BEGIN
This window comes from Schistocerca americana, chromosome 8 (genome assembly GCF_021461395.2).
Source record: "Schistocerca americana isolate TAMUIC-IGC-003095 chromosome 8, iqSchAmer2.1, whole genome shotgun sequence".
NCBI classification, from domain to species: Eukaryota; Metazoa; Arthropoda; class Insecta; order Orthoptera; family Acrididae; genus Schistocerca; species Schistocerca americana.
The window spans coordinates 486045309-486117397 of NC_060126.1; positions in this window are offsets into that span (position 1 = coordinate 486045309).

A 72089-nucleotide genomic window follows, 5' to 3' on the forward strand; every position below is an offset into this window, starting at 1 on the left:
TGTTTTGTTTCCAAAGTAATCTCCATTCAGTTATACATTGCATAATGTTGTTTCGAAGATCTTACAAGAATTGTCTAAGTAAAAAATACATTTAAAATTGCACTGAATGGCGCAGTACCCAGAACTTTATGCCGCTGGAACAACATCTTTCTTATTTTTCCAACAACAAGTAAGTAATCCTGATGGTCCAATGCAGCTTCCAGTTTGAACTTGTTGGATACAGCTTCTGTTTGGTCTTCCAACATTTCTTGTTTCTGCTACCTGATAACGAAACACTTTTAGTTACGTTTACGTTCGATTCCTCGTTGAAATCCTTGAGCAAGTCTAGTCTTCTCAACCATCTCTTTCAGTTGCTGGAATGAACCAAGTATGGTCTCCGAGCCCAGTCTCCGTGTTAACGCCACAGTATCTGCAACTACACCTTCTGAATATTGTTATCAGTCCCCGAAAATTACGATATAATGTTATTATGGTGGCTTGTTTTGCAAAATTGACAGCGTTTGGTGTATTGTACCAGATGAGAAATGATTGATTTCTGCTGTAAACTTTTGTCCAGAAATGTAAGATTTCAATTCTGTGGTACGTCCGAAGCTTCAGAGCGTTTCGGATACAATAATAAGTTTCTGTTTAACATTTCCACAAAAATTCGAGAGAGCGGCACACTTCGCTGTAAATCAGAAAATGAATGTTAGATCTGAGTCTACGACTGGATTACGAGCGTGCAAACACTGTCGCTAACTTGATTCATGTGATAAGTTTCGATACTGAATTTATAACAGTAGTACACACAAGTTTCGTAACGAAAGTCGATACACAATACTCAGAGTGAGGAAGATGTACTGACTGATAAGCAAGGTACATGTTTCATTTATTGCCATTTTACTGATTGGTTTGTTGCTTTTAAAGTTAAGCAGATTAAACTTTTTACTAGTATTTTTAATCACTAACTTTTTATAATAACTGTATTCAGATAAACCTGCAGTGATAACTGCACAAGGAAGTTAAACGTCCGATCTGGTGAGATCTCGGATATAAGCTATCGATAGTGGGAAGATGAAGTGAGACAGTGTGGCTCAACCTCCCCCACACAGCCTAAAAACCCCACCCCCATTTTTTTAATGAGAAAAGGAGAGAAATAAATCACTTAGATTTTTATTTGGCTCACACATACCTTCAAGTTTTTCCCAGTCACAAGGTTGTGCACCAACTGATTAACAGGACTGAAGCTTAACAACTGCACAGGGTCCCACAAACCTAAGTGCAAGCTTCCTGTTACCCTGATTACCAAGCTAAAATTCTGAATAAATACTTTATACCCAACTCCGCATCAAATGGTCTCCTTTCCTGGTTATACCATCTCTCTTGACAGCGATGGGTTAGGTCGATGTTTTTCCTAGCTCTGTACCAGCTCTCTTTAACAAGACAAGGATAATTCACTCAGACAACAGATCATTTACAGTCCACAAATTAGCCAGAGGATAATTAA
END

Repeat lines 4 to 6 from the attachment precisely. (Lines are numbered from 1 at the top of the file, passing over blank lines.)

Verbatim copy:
The window spans coordinates 486045309-486117397 of NC_060126.1; positions in this window are offsets into that span (position 1 = coordinate 486045309).

A 72089-nucleotide genomic window follows, 5' to 3' on the forward strand; every position below is an offset into this window, starting at 1 on the left:
TGTTTTGTTTCCAAAGTAATCTCCATTCAGTTATACATTGCATAATGTTGTTTCGAAGATCTTACAAGAATTGTCTAAGTAAAAAATACATTTAAAATTGCACTGAATGGCGCAGTACCCAGAACTTTATGCCGCTGGAACAACATCTTTCTTATTTTTCCAACAACAAGTAAGTAATCCTGATGGTCCAATGCAGCTTCCAGTTTGAACTTGTTGGATACAGCTTCTGTTTGGTCTTCCAACATTTCTTGTTTCTGCTACCTGATAACGAAACACTTTTAGTTACGTTTACGTTCGATTCCTCGTTGAAATCCTTGAGCAAGTCTAGTCTTCTCAACCATCTCTTTCAGTTGCTGGAATGAACCAAGTATGGTCTCCGAGCCCAGTCTCCGTGTTAACGCCACAGTATCTGCAACTACACCTTCTGAATATTGTTATCAGTCCCCGAAAATTACGATATAATGTTATTATGGTGGCTTGTTTTGCAAAATTGACAGCGTTTGGTGTATTGTACCAGATGAGAAATGATTGATTTCTGCTGTAAACTTTTGTCCAGAAATGTAAGATTTCAATTCTGTGGTACGTCCGAAGCTTCAGAGCGTTTCGGATACAATAATAAGTTTCTGTTTAACATTTCCACAAAAATTCGAGAGAGCGGCACACTTCGCTGTAAATCAGAAAATGAATGTTAGATCTGAGTCTACGACTGGATTACGAGCGTGCAAACACTGTCGCTAACTTGATTCATGTGATAAGTTTCGATACTGAATTTATAACAGTAGTACACACAAGTTTCGTAACGAAAGTCGATACACAATACTCAGAGTGAGGAAGATGTACTGACTGATAAGCAAGGTACATGTTTCATTTATTGCCATTTTACTGATTGGTTTGTTGCTTTTAAAGTTAAGCAGATTAAACTTTTTACTAGTATTTTTAATCACTAACTTTTTATAATAACTGTATTCAGATAAACCTGCAGTGATAACTGCACAAGGAAGTTAAACGTCCGATCTGGTGAGATCTCGGATATAAGCTATCGATAGTGGGAAGATGAAGTGAGACAGTGTGGCTCAACCTCCCCCACACAGCCTAAAAACCCCACCCCCATTTTTTTAATGAGAAAAGGAGAGAAATAAATCACTTAGATTTTTATTTGGCTCACACATACCTTCAAGTTTTTCCCAGTCACAAGGTTGTGCACCAACTGATTAACAGGACTGAAGCTTAACAACTGCACAGGGTCCCACAAACCTAAGTGCAAGCTTCCTGTTACCCTGATTACCAAGCTAAAATTCTGAATAAATACTTTATACCCAACTCCGCATCAAATGGTCTCCTTTCCTGGTTATACCATCTCTCTTGACAGCGATGGGTTAGGTCGATGTTTTTCCTAGCTCTGTACCAGCTCTCTTTAACAAGACAAGGATAATTCACTCAGACAACAGATCATTTACAGTCCACAAATTAGCCAGAGGATAATTAA